Students and staff alike read aloud on The Green for Banned Books Week
MANAGING MOSAIC EDITOR
Each year, the American Library Association (ALA) hosts “Banned Books Week”: a promotion of the numerous books that are challenged by readers.
In order for a book to be considered “challenged,” there must be some sort of movement from a reader or readers who want a certain title removed from circulation.
Professor April Kendra of the English department has brought the ALA’s event to the university for the past five years. Last year, the university’s own Library Diversity Committee and Sigma Tau Delta English Honor Society joined her in support.
On Wed. students and staff were able to step up to a podium set up on The Green and read out a portion of a banned or challenged book. Despite the heat, people showed up to read from a diverse selection of novels that were either hand-picked or chosen from a shelf of banned books provided by the library. Some of the titles included J.D. Salinger’s “Catcher in the Rye,” “The Color Purple” by Alice Walker, “The Kite Runner” by Khaled Hosseini and children’s book “Nappy Hair” by Carolivia Herron.
Although students in Kendra’s classes were given opportunities to sign up for time slots to read prior to the event, one of the goals of the read out was to attract students who were passing by.
“Even if people stand and hear what people are reading for five minutes or 10 minutes, it sort of promotes that conversation about ‘why is this banned? I can’t believe this is banned,’” says Allison Ebner, the writer for the library. “Maybe that will inspire them to read something themselves.”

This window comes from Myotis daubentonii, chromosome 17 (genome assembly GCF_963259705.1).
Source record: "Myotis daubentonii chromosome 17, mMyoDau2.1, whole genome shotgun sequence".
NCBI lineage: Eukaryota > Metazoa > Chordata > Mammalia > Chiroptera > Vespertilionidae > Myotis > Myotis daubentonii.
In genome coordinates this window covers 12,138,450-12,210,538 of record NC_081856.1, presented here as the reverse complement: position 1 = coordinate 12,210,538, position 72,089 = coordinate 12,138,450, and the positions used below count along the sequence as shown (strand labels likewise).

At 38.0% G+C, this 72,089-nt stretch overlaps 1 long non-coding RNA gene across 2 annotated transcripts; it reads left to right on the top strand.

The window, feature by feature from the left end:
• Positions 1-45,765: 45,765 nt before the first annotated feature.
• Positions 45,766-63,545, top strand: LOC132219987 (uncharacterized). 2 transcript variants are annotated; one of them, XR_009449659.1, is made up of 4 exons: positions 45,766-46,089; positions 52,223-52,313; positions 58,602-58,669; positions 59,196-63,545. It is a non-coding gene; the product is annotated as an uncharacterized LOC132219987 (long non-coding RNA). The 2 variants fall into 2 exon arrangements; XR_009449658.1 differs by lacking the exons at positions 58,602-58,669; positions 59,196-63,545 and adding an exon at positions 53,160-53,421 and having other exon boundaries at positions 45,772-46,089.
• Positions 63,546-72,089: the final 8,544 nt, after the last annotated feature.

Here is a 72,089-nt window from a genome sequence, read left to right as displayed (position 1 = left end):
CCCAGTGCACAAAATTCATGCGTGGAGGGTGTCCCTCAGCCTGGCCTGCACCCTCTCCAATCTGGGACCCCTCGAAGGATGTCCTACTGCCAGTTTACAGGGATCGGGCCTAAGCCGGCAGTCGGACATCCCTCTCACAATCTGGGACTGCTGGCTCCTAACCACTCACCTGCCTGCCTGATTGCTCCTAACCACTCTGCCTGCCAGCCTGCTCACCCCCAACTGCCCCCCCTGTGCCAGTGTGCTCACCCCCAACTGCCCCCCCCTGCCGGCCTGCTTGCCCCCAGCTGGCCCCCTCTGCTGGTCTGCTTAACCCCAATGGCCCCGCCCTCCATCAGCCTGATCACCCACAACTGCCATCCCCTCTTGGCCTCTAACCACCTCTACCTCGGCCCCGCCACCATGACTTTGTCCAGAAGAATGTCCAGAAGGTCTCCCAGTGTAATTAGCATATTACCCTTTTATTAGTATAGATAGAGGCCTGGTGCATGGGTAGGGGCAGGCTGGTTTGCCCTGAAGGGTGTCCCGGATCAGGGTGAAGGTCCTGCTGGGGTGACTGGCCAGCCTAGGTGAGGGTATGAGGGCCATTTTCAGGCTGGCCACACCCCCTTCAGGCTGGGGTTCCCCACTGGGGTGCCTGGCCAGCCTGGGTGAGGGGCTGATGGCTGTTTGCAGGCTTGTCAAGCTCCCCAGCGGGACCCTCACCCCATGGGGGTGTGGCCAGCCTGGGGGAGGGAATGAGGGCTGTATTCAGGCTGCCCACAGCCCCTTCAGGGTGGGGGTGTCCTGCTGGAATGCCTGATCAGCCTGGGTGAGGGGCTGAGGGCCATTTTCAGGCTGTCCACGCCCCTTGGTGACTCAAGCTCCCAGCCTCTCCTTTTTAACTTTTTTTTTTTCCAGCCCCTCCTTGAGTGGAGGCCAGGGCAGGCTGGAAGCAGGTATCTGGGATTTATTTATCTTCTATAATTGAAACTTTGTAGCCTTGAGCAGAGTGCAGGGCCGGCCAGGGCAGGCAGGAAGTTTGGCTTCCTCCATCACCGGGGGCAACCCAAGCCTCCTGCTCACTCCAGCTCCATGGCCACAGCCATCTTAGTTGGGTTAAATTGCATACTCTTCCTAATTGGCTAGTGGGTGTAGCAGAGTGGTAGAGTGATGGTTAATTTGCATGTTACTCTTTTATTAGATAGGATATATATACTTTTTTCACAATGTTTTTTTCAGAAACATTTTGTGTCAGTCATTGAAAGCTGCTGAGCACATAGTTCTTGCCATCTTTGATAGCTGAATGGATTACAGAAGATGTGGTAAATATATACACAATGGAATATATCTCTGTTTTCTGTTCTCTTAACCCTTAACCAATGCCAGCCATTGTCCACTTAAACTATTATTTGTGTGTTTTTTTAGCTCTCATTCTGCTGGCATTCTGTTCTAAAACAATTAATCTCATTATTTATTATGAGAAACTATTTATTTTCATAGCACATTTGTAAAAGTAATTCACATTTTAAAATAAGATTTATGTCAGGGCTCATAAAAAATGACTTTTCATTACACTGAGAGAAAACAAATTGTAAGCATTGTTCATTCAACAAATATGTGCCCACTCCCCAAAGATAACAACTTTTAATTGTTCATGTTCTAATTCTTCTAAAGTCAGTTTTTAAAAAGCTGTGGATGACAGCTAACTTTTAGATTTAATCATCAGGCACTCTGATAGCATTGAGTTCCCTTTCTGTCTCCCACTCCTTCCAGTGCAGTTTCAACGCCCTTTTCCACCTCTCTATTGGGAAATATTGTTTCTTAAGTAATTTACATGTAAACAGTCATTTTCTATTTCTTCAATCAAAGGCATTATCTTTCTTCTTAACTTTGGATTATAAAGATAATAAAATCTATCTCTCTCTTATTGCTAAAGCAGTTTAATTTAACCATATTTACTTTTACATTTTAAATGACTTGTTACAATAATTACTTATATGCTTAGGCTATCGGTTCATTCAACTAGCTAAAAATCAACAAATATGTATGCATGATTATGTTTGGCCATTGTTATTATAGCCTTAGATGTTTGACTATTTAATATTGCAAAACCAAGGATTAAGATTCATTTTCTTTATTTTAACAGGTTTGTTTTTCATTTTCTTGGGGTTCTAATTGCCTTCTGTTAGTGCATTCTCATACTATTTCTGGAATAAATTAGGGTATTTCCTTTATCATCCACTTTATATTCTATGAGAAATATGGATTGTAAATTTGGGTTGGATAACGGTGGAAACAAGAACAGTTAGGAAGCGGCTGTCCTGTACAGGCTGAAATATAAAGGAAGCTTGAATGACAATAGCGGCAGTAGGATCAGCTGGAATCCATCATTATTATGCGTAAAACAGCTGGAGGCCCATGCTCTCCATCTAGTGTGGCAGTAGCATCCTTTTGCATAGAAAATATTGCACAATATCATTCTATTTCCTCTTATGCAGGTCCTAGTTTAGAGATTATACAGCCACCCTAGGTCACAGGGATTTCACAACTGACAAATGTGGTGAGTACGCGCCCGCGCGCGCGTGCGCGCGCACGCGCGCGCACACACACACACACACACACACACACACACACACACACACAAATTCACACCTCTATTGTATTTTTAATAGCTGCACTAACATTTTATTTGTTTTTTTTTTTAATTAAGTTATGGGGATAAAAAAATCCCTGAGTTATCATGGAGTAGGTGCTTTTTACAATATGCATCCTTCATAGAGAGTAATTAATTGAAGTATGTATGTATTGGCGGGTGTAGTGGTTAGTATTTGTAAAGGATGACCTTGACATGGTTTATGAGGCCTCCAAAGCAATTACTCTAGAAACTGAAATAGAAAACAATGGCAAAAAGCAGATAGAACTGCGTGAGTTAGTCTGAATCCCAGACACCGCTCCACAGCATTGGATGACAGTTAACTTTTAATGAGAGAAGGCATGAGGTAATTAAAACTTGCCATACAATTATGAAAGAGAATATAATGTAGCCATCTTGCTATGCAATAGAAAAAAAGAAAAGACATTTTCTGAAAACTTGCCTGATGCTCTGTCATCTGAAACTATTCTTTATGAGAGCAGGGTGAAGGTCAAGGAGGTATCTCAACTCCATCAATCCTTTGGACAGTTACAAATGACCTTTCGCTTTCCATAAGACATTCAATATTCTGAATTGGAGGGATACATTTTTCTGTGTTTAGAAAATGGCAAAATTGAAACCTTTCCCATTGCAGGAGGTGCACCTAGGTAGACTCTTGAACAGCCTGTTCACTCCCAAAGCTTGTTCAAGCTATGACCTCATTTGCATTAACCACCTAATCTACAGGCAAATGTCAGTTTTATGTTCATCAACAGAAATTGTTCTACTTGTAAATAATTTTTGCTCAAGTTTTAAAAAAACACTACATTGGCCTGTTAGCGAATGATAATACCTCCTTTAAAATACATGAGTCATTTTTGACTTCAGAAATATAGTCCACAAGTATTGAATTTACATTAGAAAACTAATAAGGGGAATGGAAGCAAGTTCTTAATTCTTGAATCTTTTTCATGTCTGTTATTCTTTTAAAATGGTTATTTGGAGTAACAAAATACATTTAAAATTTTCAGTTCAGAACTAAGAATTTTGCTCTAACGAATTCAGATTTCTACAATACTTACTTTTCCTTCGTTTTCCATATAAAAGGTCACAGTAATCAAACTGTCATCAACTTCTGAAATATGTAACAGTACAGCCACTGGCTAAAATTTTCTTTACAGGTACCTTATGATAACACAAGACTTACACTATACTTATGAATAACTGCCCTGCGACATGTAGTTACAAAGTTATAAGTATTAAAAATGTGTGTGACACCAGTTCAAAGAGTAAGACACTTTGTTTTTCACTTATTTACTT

Ebner has been working closely with the Library Diversity Committee on the promotion of the event.
The primary purpose of the Banned Books Read Out is to inform people — whether avid readers or not — about the titles that continue to be challenged and placed on the ALA’s list every year. Many readers have been surprised to discover that J.K. Rowling’s “Harry Potter” series is a big name that was placed on the list in 1999 for allegedly promoting occult activities.
“I’m still amazed that it happens and that people want to remove these books from consumption,” Ebner says.
Library Assistant Amy Eyre has been employed at the library for 20 years, is also a co-chair of the Library Diversity Committee. She says that the committee is excited about being involved in the read out, and that they hope to build on what they did with the event last year.
“We hope to get more and more involved in campus-wide events,” says Eyre.
Eyre also says that prior to this event, the Library Diversity Committee mostly operated within the confines of the library staff itself.
Both Eyre and Ebner expressed their continuous disbelief at the different titles that get placed on the list — “even the Bible is on there,” says Eyre.
Ebner says that the presence of Stephen Chbosky’s novel “The Perks of Being a Wallflower” on the list is what really shocked her.
“It’s a believable story that resonates with people,” Ebner says. “So to have someone say that it’s inappropriate, it’s just like, that’s real life.”